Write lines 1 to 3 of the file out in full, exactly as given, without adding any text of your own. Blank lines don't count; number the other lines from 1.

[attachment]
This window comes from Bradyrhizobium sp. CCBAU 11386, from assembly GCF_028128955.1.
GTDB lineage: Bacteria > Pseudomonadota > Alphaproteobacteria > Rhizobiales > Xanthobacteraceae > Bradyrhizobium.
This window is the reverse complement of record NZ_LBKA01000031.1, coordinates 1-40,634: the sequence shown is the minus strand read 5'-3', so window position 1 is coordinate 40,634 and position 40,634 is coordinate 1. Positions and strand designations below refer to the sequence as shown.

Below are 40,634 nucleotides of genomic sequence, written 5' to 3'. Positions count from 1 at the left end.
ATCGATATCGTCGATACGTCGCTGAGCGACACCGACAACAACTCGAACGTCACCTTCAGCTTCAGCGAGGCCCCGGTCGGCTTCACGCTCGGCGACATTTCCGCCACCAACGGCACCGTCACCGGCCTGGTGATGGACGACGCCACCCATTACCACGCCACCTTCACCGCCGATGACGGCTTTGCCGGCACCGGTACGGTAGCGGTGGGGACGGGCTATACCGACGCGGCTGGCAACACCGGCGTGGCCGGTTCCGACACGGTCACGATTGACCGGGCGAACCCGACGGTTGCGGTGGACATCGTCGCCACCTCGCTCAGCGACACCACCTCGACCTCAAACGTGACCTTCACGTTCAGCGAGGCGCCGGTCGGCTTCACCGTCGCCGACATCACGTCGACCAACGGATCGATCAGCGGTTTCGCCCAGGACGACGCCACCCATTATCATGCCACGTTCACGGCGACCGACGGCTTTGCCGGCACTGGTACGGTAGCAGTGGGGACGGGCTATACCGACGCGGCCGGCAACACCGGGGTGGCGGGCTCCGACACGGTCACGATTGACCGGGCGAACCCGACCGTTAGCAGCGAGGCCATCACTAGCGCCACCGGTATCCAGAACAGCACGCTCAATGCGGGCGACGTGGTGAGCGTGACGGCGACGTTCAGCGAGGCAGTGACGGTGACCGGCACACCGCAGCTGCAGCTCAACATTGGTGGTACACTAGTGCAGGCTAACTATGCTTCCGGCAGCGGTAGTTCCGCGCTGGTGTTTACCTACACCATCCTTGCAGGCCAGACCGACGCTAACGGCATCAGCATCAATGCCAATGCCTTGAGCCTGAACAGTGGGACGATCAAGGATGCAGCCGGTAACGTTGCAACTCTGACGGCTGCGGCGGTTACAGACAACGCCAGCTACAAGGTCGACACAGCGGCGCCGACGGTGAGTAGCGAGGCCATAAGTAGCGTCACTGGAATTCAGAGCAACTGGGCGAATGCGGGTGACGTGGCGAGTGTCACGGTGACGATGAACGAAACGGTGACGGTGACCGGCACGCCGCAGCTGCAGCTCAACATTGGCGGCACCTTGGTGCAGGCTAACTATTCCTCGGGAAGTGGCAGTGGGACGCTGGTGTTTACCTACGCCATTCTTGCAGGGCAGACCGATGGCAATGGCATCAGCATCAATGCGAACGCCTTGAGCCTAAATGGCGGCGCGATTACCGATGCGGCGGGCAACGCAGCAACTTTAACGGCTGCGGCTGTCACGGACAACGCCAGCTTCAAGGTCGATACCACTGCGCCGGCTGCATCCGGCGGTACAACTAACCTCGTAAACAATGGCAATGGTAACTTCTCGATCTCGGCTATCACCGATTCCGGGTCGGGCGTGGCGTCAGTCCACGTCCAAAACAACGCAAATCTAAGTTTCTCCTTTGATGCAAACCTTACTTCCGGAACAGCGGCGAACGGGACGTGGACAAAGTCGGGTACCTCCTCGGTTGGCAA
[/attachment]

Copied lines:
This window comes from Bradyrhizobium sp. CCBAU 11386, from assembly GCF_028128955.1.
GTDB lineage: Bacteria > Pseudomonadota > Alphaproteobacteria > Rhizobiales > Xanthobacteraceae > Bradyrhizobium.
This window is the reverse complement of record NZ_LBKA01000031.1, coordinates 1-40,634: the sequence shown is the minus strand read 5'-3', so window position 1 is coordinate 40,634 and position 40,634 is coordinate 1. Positions and strand designations below refer to the sequence as shown.